Identifying the key processes that cause scarring in the gut.
Our research is currently focused on the therapeutic potential of altering the genetic signalling pathway to prevent fibrosis in Crohn's disease
What the research is looking at:
Gut inflammation in Crohn’s Disease can result in the development of scar tissue - this is called fibrosis. Fibrosis involves a type of cell called a fibroplast multiplying and producing a protein called collagen. This collagen builds up to form strictures (narrowings) in the small intestine. Blockages caused by these strictures are a very common reason for surgery in Crohn’s Disease.
As yet, there is no medical therapy available to reverse fibrosis. However, researchers have already identified a particular chain of molecules called MicroRNAs (miRNAs) that may be linked with fibrosis. It is thought that these particular miRNAs may have an impact on a genetic pathway within the cell called ‘Wnt’. A genetic pathway is the chain of processes leading from a gene to creation of proteins or other molecules. It is already known that activation of the Wnt pathway is a common feature in a number of other diseases, including cancer and fibrosis of other organs. The researchers want to find out the role of this pathway in Crohn’s Disease, and whether modulating (altering) it may be a way of preventing or delaying fibrosis in Crohn’s Disease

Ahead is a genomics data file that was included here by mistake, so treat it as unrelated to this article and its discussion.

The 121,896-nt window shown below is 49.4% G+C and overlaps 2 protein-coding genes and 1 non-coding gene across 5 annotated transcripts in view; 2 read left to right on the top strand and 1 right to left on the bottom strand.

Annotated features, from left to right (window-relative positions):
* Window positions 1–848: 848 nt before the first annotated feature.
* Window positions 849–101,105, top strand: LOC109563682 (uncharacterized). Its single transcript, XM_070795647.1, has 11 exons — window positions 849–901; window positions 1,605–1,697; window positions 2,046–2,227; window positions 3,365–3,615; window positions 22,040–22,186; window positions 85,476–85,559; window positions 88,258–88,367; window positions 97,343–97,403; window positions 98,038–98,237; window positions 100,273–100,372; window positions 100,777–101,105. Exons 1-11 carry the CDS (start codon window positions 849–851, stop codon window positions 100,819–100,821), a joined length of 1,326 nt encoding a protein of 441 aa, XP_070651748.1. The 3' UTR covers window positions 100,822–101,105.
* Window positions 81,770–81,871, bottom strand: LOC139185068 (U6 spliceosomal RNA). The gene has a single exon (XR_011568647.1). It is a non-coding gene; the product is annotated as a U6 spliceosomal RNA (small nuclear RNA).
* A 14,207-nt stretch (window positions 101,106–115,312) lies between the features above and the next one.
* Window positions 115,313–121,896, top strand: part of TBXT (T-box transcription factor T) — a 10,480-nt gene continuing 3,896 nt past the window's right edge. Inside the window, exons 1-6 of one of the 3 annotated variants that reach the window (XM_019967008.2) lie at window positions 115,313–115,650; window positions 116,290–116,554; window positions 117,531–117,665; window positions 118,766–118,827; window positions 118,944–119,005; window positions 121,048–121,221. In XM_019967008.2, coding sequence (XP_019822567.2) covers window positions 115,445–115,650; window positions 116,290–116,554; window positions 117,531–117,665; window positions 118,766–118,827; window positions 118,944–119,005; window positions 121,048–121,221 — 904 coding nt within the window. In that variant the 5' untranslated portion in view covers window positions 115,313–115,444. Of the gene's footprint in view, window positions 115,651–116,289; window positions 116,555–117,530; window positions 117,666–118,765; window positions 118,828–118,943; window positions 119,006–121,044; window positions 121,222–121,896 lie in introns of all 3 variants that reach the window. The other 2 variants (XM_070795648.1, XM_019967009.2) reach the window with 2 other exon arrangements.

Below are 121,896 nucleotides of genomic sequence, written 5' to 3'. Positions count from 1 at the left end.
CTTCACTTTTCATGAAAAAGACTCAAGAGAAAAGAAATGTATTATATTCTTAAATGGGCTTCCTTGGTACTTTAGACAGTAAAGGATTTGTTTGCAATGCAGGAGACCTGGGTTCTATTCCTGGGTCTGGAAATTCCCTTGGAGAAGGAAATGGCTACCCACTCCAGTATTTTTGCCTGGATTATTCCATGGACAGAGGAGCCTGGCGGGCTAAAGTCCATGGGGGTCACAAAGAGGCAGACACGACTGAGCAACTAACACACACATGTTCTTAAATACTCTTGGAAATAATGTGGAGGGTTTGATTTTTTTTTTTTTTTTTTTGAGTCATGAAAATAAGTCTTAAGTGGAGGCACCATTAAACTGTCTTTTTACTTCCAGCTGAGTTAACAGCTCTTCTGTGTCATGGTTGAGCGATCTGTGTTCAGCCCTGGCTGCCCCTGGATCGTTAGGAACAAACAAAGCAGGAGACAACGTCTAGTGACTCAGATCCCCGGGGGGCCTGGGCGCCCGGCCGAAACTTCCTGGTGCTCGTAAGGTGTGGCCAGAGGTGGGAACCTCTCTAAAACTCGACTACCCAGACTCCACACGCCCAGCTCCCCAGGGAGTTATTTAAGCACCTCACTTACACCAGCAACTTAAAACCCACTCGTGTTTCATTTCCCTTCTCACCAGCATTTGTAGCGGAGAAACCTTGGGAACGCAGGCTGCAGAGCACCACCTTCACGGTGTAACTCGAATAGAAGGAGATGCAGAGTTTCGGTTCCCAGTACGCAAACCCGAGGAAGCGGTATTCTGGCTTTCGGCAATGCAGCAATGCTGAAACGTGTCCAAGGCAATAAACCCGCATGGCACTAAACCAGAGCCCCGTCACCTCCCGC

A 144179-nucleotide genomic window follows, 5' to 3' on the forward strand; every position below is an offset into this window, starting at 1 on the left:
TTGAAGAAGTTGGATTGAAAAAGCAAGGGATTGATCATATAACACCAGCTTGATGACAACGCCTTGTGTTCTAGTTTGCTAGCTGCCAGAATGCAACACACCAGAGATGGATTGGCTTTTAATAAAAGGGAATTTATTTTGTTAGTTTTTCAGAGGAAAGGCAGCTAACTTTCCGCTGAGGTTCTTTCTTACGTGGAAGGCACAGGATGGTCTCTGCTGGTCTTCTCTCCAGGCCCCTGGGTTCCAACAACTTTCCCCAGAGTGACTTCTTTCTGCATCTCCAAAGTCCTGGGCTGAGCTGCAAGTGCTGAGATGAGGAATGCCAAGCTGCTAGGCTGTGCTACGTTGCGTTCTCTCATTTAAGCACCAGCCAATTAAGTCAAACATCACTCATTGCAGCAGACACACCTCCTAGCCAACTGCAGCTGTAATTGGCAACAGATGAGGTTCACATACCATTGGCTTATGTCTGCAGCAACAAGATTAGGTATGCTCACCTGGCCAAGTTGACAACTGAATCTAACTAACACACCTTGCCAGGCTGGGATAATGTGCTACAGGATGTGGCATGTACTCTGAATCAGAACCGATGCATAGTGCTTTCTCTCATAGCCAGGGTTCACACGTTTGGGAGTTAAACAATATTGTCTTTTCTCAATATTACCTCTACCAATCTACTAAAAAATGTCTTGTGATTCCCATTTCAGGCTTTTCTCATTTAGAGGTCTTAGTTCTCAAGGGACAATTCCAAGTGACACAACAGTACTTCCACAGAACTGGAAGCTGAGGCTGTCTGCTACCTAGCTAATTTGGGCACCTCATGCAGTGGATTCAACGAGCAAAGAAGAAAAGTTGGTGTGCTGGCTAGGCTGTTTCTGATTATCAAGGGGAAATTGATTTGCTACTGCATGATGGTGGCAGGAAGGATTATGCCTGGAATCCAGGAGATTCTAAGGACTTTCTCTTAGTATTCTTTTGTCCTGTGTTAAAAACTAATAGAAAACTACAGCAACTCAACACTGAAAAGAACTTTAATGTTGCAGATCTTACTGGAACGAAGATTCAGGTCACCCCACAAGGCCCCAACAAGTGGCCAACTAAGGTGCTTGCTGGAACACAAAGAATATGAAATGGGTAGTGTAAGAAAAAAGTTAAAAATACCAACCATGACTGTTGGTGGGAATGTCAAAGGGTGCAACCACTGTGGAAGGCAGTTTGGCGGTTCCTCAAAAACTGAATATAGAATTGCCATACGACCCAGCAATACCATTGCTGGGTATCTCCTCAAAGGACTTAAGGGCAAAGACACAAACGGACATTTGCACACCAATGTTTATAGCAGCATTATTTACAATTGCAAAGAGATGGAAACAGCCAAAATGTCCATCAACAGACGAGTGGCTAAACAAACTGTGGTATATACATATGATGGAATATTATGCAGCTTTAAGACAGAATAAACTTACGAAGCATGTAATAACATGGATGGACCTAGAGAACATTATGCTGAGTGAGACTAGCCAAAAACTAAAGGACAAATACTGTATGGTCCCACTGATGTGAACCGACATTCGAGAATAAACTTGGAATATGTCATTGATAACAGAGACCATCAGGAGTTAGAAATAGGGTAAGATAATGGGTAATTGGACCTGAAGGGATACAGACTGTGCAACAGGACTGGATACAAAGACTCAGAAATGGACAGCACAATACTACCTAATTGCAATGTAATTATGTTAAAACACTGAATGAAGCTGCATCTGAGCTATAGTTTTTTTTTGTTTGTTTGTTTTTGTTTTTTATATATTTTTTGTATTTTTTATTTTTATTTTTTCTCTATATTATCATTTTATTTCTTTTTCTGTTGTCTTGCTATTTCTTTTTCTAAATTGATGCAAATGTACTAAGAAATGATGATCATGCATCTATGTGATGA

Conclusions: The researchers were able to confirm their hypotheses. Firstly, they were able to show that the miRNAs are increased during fibrosis. Secondly, they were able to show that blocking the Wnt pathway in cells from the intestine could prevent fibrosis. These results suggest that blocking the miRNAs and the Wnt pathway (either alone or in combination) could be a novel treatment approach for reducing strictures in Crohn’s Disease.
What do researchers think this could this mean for people with IBD?
If researchers are able to identify the chain of genetic and molecular processes that lead to fibrosis, then particular treatments and drug combinations could be used to inhibit those processes. This could reduce the formation of strictures and the associated need for surgery in patients with Crohn’s Disease.
Who's leading the research: Prof Andrew Silver, Dr James Lindsay, Barts and the London School of Medicine
Our funding: £73,134 over 12 months
Official title of the application: “Inhibition of Wnt signalling using small molecule inhibitors and C14MC antagomiRs as a novel combination therapy for fibrostenosing disease in Crohn’s disease.”
Tags: Genetics / Strictures